Help given with womens’ history display

Published 11:46 am Monday, March 6, 2017

This week I want to thank two great guys who helped the Clark County Public Library get March’s Women’s History Month display started.

In the last column I mentioned I was looking for information about and pictures by Kate Pendleton, a well known and popular Winchester artist. Last Tuesday, Will Hodgkin brought in a splendid portrait Kate Pendleton did of his mother, Callie Gay Hodgkin. Will is, rightfully, proud of the portrait.

Mrs. Hodgkin’s eyes shine with intelligence and curiosity while the shape of her mouth suggests the quiet amusement that suits intelligence and curiosity most. The portrait is in the Reference Department, part of the Women’s History month display.

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When Will left, he said he’d see if he could find any other paintings by Kate Pendleton. Not 10 minutes later, like a genii, he returned with a watercolor landscape of the Winchester Country Club that shows two women playing over a sand trap to a green in the distance. It’s a jolly painting. The woman who has just played seems to have left the ground, whether jumping with joy or frustration is up to the imagination of the viewer. This picture will also be on display in the reference department during March.

Thursday, February 23, I was driving to Frankfort with Clark County’s memory, Harry Enoch, and mentioned I was looking for a picture of Jennie Bibbs Didlick, the woman known as the Rosa Parks of Winchester because of the lawsuit she won against the Lexington-Winchester Transit authority in the 1940s. I was more delighted than surprised when Harry replied, “I have a picture of her.” Her picture is in the Women’s History display in Reference.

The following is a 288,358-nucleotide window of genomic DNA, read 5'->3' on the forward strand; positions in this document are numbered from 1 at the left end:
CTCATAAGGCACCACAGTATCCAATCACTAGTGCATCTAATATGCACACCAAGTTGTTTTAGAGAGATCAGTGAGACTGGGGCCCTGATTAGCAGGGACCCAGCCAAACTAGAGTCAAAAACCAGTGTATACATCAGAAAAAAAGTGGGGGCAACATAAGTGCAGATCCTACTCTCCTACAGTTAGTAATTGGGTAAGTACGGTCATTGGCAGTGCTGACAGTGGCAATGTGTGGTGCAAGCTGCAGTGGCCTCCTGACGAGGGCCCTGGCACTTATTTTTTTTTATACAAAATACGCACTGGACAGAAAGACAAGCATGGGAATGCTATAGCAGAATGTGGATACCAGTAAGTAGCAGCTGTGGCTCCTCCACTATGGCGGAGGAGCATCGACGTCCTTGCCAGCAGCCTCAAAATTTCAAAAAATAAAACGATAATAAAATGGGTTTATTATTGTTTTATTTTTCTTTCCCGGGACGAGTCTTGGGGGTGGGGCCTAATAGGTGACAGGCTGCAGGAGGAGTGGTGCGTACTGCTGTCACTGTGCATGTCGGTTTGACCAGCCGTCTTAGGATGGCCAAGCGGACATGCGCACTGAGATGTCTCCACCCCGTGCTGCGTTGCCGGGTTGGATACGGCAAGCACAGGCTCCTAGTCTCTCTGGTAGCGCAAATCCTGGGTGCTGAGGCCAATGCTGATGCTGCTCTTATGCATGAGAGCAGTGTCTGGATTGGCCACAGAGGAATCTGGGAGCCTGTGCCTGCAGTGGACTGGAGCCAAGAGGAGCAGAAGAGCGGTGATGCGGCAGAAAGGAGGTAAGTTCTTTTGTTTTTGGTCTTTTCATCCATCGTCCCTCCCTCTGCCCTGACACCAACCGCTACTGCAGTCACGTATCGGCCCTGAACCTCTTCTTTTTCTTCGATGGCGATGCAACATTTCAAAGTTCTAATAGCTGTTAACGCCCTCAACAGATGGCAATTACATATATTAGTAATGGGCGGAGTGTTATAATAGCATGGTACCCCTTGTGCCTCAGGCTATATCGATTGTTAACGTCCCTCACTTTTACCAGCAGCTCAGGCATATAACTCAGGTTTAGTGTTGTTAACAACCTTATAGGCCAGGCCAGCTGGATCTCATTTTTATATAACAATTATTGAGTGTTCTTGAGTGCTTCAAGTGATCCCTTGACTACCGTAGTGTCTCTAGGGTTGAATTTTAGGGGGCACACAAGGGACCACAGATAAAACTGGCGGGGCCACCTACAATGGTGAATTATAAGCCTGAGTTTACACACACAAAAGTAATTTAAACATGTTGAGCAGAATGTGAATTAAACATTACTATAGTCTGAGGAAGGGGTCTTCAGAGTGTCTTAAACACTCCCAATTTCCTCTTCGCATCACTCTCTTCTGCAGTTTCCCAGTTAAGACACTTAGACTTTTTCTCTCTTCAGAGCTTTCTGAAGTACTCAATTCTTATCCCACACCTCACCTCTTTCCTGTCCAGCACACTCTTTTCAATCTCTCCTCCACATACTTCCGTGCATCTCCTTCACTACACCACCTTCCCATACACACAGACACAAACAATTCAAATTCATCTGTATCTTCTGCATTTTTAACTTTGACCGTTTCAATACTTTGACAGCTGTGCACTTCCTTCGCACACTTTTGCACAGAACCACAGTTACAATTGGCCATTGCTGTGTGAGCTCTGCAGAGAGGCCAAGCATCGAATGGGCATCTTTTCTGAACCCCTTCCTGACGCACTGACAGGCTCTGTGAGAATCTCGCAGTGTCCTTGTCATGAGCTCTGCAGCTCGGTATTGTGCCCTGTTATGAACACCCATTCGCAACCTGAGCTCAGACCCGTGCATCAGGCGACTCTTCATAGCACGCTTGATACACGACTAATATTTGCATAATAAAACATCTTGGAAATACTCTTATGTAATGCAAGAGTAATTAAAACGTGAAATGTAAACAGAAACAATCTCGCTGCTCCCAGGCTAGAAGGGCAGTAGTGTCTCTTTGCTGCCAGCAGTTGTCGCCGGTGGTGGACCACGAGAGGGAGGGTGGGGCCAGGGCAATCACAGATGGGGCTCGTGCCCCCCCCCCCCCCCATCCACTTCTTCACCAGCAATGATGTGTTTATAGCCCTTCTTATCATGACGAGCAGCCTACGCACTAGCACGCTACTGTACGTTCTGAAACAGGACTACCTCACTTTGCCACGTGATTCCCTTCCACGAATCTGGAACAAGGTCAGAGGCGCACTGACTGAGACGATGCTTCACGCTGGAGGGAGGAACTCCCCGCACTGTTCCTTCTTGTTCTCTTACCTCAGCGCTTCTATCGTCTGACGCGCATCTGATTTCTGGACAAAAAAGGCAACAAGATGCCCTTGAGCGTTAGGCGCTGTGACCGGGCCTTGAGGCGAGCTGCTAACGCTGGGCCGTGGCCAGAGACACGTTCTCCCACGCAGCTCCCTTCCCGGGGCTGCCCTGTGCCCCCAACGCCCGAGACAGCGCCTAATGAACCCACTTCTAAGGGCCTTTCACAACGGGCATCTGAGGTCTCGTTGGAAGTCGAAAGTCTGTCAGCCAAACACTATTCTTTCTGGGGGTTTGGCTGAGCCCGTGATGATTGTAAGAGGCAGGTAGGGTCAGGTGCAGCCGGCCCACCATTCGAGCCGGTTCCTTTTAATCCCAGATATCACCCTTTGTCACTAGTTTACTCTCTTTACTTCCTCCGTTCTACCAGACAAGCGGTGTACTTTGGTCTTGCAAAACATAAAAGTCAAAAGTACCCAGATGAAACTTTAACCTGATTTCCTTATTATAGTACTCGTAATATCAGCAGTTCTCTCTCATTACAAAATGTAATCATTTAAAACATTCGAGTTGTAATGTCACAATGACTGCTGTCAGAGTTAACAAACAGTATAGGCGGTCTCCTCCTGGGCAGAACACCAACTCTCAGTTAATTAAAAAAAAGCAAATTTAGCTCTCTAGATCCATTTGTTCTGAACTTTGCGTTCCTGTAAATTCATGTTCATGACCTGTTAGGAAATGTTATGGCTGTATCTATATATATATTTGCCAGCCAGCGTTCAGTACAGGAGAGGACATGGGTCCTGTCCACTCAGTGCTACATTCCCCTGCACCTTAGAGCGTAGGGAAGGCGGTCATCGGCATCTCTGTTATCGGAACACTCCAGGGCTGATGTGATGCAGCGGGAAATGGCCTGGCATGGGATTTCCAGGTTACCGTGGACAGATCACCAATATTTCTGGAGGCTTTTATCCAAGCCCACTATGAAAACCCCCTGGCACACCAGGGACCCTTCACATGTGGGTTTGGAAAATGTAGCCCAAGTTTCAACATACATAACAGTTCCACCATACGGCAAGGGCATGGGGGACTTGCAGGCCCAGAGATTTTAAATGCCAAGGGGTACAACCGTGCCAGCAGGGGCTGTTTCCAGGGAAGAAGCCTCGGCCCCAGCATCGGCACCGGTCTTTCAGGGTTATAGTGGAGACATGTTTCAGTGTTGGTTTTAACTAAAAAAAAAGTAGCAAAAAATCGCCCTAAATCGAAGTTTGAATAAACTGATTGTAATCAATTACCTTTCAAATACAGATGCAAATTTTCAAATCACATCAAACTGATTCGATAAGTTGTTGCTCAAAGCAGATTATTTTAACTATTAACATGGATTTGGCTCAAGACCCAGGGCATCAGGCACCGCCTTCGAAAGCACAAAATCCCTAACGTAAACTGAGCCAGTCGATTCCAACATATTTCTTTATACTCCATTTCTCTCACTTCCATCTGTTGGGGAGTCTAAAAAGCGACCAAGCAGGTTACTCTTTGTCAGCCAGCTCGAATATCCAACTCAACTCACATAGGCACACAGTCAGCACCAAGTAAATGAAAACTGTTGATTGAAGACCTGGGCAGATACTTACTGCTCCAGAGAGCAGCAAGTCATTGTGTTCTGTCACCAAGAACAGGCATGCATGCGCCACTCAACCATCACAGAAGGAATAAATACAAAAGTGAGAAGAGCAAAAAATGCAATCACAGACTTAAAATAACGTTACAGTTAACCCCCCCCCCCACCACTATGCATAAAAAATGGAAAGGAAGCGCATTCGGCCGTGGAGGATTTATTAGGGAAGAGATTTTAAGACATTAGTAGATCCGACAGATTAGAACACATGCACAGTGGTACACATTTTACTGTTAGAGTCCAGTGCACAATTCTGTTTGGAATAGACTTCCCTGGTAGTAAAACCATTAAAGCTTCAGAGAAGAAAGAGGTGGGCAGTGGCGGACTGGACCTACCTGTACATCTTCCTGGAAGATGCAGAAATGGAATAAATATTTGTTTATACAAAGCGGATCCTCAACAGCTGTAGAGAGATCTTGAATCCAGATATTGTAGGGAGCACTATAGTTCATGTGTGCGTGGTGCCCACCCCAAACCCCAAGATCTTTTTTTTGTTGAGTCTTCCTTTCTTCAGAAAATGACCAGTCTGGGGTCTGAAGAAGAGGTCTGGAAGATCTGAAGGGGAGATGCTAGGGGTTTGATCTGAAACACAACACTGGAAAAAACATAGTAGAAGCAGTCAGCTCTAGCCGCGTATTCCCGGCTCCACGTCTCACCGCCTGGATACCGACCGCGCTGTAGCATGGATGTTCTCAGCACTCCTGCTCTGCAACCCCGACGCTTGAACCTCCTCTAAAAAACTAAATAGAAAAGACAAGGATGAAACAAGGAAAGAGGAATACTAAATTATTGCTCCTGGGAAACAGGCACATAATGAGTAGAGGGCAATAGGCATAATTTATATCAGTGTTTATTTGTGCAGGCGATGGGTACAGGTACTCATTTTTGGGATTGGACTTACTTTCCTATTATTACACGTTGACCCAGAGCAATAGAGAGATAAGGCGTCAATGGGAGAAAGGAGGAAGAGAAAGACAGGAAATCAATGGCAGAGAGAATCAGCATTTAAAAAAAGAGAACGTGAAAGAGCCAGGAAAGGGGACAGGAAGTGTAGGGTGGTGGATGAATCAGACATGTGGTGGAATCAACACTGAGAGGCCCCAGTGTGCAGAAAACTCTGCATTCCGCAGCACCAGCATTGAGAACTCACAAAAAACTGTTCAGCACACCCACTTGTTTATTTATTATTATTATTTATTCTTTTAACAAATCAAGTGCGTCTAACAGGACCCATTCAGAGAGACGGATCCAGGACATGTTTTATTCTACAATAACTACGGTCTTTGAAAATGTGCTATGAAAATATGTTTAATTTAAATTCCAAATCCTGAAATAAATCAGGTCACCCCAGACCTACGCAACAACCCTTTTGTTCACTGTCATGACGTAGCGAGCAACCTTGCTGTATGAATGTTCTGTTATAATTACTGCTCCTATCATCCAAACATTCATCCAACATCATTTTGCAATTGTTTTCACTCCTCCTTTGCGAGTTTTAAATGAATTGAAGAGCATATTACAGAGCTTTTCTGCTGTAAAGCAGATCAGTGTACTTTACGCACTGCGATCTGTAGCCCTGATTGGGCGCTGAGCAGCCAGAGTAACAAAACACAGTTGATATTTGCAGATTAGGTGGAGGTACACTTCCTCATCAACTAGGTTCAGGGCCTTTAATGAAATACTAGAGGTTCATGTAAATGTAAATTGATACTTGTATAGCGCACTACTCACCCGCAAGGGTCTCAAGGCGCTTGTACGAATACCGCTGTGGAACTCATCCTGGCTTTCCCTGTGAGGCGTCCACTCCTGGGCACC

Last Monday I went to collect some Winchester stories from the lunchtime crowd at the Generation Center. I had a wonderful time and met a lot of truly beautiful people. As I was leaving, I walked through the hallway with the group going out to board the Kentucky Foothills buses that take them home. In the hallway there was a gentleman on oxygen in a wheelchair. One of the women who was near to door turned around to look back down the hallway while she waited and when she did, she saw the man in the wheelchair.

She left her place in line, came back to the man, and took a plastic mesh bag with two oranges in it out of her purse.  “Here,” she said, gently pushing the oranges into the crook of his left elbow, “these will make you feel better.”

Right there the world became a brighter place. That’s Women’s History. I’m going back next Monday to get her picture.

Take time to bring in pictures of women from Clark County who had a positive impact on people around them: mothers, grandmothers, sisters, friends. Jenny Didlick, Callie Hodgkin, Kate Pendleton and the lady at the Generation Center represent women’s private, day-to-day strength and integrity, joy and inspiration. Pictures of women like them remind us of that, remind us we can be like them. They deserve our respect and attention.

Other programs this week?

— Tuesday, 10 a.m., Internet 1.

— Tuesday, 6:30 p.m., Novels at night discusses “truly, Madly, Guilty,” by Lynn Moriarty.

— Wednesday, 2 p.m., KY Picture Show presents Gene Kelly’s splash hit.

— Wednesday, 7 p.m., Trivia at the Engine House Deli.

— Friday, 10 a.m., Write local.

— Saturday, March 11, Outside the Lines adult Coloring. Mary Farmer, a connoisseur of coloring, tells me it puts a person in her own perfect happy space.  Great place to spend Saturday.